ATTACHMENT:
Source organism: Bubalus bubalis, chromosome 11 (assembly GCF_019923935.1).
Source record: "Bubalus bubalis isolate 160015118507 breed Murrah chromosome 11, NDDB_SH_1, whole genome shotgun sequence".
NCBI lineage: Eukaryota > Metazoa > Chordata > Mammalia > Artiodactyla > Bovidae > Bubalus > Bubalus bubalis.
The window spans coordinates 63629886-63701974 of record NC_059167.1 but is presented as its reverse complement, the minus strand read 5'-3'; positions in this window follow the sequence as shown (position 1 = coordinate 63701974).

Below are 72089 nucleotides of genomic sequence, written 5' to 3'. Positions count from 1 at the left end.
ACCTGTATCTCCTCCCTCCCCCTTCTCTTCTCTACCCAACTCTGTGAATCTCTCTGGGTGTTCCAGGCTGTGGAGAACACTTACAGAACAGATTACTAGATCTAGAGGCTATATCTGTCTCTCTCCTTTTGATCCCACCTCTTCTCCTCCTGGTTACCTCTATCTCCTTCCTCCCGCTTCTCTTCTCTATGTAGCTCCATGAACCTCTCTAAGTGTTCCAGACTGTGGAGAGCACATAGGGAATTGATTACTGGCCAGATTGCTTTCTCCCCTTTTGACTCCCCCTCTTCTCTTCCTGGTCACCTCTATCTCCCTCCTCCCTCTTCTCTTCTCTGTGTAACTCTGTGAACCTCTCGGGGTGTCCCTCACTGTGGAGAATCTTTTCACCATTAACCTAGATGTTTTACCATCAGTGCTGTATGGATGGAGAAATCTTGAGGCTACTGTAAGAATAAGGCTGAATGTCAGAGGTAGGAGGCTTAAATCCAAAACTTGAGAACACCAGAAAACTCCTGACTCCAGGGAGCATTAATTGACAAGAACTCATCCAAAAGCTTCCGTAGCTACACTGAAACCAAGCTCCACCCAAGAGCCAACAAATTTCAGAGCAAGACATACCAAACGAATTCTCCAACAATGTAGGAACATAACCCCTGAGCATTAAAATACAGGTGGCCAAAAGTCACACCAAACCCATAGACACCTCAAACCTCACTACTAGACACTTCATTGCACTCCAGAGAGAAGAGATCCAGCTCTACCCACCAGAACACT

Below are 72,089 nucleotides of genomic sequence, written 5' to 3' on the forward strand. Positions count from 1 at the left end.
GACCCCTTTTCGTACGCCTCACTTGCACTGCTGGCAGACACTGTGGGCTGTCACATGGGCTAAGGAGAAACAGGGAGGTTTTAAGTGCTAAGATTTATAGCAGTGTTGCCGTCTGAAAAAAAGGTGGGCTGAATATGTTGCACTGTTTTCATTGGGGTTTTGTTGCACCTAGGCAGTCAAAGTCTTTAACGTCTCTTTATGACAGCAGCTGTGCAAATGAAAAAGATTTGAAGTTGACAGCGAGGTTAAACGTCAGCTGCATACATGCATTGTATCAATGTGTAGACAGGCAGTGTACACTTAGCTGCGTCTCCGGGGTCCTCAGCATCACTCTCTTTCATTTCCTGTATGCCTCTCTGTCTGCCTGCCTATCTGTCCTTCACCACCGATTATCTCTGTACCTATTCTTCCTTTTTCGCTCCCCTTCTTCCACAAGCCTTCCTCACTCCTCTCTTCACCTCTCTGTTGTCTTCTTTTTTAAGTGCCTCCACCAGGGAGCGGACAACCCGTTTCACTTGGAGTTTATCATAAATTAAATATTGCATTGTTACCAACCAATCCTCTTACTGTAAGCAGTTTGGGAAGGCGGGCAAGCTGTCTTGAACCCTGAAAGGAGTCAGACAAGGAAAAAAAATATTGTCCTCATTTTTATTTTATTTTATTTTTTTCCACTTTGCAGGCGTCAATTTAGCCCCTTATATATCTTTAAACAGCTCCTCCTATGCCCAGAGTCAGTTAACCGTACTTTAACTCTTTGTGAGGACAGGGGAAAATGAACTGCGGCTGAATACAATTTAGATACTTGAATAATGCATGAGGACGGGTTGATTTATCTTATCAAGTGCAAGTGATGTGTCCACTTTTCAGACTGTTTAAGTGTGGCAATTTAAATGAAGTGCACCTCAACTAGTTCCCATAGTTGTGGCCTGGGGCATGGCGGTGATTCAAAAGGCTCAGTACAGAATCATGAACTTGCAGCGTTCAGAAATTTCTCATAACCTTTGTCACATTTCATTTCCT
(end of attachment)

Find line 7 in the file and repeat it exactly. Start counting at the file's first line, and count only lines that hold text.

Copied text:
Below are 72,089 nucleotides of genomic sequence, written 5' to 3' on the forward strand. Positions count from 1 at the left end.